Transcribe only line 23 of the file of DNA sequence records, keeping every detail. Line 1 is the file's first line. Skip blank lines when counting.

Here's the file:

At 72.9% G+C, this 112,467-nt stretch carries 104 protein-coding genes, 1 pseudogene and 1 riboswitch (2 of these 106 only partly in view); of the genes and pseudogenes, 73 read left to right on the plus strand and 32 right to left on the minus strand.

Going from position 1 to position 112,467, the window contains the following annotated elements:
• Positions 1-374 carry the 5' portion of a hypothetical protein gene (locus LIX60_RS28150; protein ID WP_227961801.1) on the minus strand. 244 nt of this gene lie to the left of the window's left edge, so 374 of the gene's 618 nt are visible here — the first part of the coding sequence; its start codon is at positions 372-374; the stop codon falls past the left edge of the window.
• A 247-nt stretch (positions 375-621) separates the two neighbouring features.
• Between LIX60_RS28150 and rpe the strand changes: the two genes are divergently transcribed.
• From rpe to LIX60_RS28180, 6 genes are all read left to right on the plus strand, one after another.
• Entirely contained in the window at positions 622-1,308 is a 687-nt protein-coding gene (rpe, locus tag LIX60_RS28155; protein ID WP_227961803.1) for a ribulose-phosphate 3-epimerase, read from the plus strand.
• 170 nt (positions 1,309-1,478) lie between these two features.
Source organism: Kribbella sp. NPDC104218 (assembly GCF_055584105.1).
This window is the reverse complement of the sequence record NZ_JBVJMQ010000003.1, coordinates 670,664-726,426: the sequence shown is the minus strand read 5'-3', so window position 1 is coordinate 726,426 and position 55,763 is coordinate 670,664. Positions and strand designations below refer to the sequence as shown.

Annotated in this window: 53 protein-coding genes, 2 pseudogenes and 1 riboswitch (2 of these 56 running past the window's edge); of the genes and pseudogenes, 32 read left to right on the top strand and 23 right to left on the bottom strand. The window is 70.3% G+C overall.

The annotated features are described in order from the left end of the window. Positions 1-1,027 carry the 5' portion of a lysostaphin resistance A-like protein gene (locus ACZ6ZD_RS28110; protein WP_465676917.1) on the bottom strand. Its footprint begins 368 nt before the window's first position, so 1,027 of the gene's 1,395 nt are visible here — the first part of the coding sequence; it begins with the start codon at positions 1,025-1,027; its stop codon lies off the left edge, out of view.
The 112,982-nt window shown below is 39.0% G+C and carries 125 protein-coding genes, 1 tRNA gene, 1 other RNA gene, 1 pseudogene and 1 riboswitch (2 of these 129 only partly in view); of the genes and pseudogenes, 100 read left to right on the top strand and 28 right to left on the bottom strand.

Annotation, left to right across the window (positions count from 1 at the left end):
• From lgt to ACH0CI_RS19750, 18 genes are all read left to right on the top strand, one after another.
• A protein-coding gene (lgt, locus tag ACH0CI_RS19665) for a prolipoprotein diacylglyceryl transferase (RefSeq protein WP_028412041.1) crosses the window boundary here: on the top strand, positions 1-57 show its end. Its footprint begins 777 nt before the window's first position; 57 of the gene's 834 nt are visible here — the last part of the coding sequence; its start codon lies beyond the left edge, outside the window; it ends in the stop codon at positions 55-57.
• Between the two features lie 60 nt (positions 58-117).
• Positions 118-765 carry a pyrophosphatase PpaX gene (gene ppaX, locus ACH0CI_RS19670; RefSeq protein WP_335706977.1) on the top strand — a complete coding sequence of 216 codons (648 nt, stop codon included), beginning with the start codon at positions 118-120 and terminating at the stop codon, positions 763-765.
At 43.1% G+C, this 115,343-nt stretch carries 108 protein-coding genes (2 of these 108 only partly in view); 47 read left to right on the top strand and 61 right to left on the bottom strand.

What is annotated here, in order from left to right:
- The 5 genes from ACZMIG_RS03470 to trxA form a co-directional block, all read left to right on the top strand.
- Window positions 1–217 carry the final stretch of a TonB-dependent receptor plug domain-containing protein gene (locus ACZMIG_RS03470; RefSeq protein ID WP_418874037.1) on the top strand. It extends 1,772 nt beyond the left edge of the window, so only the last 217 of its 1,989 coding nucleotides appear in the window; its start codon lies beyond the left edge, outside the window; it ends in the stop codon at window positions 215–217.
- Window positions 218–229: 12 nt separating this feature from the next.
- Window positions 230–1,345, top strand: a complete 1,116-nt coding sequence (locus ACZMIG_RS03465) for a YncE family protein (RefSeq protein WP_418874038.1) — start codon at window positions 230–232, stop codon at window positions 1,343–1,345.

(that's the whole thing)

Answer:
- Window positions 218–229: 12 nt separating this feature from the next.